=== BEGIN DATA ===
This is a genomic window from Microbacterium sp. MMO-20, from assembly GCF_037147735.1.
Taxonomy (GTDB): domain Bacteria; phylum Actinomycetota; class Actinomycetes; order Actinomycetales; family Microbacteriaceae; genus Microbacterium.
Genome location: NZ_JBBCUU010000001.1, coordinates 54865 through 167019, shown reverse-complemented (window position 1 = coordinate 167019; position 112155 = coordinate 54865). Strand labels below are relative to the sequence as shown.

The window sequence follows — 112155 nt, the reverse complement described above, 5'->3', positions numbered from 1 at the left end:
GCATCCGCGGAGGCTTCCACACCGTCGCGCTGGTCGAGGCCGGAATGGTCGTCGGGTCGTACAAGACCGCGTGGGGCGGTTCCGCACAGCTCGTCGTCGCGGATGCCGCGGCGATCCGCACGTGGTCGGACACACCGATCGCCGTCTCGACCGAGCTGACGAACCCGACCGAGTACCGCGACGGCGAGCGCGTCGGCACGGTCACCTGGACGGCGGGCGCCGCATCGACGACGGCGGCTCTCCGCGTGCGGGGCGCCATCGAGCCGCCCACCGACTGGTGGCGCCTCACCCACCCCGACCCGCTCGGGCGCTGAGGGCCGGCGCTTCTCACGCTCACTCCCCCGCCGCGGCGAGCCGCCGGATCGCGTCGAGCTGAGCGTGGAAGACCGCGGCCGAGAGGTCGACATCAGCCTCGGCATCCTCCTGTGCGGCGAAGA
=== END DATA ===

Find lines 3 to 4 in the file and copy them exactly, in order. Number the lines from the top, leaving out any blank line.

Genome location: NZ_JBBCUU010000001.1, coordinates 54865 through 167019, shown reverse-complemented (window position 1 = coordinate 167019; position 112155 = coordinate 54865). Strand labels below are relative to the sequence as shown.

The window sequence follows — 112155 nt, the reverse complement described above, 5'->3', positions numbered from 1 at the left end: